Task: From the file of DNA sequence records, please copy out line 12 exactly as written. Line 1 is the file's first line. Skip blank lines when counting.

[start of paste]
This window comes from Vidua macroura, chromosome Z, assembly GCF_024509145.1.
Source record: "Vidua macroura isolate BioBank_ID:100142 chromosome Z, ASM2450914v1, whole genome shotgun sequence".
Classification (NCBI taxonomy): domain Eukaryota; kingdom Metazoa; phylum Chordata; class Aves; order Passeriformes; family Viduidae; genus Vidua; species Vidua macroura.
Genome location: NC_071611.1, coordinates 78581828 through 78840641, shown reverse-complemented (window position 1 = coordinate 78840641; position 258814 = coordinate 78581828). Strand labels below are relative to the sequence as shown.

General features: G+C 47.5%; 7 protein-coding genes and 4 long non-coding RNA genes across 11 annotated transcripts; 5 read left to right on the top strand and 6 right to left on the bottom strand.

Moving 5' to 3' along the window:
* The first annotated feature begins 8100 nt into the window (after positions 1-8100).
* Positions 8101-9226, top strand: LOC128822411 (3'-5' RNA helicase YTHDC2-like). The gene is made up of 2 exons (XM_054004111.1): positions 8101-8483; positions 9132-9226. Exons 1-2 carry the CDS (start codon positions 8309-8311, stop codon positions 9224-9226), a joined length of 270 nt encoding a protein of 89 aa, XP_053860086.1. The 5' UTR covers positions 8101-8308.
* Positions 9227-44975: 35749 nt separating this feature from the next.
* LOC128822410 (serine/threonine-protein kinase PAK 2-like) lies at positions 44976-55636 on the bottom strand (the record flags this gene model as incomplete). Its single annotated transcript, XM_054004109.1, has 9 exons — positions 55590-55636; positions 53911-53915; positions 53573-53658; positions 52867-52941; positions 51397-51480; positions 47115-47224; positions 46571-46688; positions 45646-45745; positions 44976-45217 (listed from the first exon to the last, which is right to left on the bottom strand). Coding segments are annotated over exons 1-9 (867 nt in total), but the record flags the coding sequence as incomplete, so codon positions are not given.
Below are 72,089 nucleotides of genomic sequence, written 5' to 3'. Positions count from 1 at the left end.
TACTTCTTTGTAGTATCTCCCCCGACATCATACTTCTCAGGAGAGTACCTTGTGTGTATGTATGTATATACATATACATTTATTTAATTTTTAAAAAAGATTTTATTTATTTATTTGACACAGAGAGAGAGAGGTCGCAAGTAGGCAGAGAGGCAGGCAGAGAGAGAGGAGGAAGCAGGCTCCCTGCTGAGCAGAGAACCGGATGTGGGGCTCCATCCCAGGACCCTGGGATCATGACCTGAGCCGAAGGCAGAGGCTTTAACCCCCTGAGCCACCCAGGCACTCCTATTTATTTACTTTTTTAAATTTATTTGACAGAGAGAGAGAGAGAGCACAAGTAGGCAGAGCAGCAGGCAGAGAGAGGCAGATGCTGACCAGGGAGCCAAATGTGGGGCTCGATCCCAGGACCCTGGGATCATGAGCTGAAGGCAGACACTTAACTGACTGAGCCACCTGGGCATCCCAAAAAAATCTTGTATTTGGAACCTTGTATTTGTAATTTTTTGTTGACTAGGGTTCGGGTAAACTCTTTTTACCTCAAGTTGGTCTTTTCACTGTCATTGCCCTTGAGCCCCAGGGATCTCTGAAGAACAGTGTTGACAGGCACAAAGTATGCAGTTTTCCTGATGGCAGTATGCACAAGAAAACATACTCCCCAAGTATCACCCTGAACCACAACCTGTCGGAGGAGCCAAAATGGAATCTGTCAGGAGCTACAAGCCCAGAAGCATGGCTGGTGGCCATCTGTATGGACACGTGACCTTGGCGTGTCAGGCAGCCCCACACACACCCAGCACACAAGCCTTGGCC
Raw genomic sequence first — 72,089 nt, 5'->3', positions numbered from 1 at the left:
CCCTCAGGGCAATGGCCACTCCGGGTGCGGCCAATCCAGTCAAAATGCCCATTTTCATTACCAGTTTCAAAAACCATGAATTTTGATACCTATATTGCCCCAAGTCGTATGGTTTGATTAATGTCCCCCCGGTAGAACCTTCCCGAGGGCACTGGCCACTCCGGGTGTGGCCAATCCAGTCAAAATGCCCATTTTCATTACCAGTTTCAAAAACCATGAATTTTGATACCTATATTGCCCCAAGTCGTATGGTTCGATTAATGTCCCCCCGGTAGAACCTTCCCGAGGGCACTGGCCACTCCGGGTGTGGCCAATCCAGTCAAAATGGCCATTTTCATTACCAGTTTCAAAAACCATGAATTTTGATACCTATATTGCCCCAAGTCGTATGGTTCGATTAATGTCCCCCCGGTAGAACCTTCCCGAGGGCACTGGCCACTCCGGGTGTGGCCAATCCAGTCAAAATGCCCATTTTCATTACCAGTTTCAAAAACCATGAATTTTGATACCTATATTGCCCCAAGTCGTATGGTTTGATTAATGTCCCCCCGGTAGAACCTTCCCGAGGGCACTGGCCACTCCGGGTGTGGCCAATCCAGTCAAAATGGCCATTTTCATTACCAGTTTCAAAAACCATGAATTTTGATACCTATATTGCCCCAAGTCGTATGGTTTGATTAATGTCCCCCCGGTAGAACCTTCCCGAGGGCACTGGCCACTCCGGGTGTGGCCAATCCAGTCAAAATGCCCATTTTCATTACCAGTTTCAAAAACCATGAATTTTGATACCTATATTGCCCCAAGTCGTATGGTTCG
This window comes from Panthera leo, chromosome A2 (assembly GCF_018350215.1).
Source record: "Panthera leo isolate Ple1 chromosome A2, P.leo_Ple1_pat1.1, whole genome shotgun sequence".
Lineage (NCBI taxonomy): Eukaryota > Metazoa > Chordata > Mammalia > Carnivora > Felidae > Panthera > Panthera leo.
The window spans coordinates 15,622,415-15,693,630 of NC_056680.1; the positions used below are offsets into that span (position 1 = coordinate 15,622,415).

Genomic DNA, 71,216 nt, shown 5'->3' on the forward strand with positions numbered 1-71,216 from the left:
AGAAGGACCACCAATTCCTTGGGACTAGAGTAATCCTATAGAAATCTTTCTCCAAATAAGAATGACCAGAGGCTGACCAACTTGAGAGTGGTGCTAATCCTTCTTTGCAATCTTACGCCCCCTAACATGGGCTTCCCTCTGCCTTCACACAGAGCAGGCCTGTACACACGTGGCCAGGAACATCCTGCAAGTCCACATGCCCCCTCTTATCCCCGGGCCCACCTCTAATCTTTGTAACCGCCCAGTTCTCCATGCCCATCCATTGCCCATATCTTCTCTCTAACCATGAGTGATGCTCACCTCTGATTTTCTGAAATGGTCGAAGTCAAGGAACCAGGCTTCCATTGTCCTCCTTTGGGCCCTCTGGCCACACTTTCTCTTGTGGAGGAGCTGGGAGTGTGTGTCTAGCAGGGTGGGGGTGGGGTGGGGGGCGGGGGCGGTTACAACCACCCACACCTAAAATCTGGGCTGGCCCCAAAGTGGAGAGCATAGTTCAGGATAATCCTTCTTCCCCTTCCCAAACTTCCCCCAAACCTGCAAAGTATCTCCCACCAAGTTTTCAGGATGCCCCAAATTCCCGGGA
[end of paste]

TACTTCTTTGTAGTATCTCCCCCGACATCATACTTCTCAGGAGAGTACCTTGTGTGTATGTATGTATATACATATACATTTATTTAATTTTTAAAAAAGATTTTATTTATTTATTTGACACAGAGAGAGAGAGGTCGCAAGTAGGCAGAGAGGCAGGCAGAGAGAGAGGAGGAAGCAGGCTCCCTGCTGAGCAGAGAACCGGATGTGGGGCTCCATCCCAGGACCCTGGGATCATGACCTGAGCCGAAGGCAGAGGCTTTAACCCCCTGAGCCACCCAGGCACTCCTATTTATTTACTTTTTTAAATTTATTTGACAGAGAGAGAGAGAGAGCACAAGTAGGCAGAGCAGCAGGCAGAGAGAGGCAGATGCTGACCAGGGAGCCAAATGTGGGGCTCGATCCCAGGACCCTGGGATCATGAGCTGAAGGCAGACACTTAACTGACTGAGCCACCTGGGCATCCCAAAAAAATCTTGTATTTGGAACCTTGTATTTGTAATTTTTTGTTGACTAGGGTTCGGGTAAACTCTTTTTACCTCAAGTTGGTCTTTTCACTGTCATTGCCCTTGAGCCCCAGGGATCTCTGAAGAACAGTGTTGACAGGCACAAAGTATGCAGTTTTCCTGATGGCAGTATGCACAAGAAAACATACTCCCCAAGTATCACCCTGAACCACAACCTGTCGGAGGAGCCAAAATGGAATCTGTCAGGAGCTACAAGCCCAGAAGCATGGCTGGTGGCCATCTGTATGGACACGTGACCTTGGCGTGTCAGGCAGCCCCACACACACCCAGCACACAAGCCTTGGCC